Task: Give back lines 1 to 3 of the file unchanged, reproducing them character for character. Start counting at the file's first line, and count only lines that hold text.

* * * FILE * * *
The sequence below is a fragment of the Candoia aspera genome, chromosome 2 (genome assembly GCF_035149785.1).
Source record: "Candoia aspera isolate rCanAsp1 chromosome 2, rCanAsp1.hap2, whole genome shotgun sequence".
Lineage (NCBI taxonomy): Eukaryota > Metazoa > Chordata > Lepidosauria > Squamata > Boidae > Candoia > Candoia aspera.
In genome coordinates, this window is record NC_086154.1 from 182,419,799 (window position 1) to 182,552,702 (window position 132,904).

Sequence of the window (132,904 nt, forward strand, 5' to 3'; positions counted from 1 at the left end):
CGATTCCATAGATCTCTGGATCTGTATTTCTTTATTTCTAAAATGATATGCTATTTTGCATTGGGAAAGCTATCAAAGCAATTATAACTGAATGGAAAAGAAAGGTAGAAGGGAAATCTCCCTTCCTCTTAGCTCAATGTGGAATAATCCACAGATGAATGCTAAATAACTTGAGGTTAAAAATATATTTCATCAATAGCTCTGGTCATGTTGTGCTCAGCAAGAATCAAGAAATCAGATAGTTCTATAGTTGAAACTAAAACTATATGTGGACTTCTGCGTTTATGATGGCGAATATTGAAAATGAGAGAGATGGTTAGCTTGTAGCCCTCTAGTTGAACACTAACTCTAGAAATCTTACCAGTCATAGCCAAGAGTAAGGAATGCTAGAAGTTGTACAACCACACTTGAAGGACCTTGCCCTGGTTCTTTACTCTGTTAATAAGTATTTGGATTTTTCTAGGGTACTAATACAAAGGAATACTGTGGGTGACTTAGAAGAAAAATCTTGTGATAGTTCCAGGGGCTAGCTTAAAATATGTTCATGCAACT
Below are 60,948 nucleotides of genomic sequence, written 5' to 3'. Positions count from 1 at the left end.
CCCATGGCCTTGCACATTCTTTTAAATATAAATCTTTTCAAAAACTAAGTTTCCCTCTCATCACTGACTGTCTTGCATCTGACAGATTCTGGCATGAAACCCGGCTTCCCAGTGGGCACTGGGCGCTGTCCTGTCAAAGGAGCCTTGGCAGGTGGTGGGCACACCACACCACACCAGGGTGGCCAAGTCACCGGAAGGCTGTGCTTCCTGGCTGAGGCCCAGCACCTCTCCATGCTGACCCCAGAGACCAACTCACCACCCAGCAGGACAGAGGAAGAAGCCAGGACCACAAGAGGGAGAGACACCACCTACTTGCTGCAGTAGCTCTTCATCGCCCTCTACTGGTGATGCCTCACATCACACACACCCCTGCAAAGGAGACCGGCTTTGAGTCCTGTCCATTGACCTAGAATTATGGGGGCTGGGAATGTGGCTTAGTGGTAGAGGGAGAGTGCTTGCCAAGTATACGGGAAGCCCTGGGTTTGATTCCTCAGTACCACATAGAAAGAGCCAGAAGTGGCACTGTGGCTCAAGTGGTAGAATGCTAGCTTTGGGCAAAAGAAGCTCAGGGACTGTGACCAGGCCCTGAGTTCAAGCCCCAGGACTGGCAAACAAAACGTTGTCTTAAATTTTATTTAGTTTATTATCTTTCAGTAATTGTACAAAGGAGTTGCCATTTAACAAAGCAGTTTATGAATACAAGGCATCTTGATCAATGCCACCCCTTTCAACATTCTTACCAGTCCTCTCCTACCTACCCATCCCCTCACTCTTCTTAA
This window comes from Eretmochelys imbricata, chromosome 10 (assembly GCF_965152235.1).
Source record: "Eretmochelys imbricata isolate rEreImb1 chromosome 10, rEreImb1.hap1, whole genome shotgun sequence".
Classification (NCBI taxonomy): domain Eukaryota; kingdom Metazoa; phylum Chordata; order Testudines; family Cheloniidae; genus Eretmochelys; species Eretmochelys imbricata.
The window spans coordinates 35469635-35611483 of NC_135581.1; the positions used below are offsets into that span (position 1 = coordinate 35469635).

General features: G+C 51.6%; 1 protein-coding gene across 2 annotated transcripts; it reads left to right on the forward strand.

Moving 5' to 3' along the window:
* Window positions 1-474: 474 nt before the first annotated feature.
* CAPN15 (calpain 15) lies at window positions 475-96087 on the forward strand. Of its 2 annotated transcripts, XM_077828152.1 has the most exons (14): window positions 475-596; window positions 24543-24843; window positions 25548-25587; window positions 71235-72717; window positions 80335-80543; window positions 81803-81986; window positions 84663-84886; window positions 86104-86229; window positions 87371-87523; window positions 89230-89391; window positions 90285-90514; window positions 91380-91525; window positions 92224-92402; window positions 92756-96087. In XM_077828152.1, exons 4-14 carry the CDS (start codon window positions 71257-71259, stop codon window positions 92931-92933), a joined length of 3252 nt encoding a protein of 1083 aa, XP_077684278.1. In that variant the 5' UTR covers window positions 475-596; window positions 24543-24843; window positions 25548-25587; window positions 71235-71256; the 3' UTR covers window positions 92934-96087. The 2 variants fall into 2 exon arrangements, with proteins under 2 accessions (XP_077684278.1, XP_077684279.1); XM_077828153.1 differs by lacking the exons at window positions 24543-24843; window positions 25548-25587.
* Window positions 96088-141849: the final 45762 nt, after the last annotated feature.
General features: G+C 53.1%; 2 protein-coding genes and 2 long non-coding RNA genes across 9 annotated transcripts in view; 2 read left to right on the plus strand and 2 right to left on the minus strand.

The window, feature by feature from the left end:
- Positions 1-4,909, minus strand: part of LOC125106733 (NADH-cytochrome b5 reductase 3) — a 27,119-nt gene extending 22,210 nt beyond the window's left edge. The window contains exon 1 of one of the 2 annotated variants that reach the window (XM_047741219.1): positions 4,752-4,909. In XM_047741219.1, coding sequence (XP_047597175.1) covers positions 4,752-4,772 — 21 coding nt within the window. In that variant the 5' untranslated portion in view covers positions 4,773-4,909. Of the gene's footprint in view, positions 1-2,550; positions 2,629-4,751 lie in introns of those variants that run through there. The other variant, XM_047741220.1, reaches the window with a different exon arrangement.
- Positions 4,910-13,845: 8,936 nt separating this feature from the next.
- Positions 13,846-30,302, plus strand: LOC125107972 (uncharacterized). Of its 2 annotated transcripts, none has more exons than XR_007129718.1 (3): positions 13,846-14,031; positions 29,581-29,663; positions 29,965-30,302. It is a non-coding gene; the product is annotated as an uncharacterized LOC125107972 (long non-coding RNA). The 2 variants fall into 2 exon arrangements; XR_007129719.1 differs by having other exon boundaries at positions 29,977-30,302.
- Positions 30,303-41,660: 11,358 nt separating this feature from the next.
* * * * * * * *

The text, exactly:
The sequence below is a fragment of the Candoia aspera genome, chromosome 2 (genome assembly GCF_035149785.1).
Source record: "Candoia aspera isolate rCanAsp1 chromosome 2, rCanAsp1.hap2, whole genome shotgun sequence".
Lineage (NCBI taxonomy): Eukaryota > Metazoa > Chordata > Lepidosauria > Squamata > Boidae > Candoia > Candoia aspera.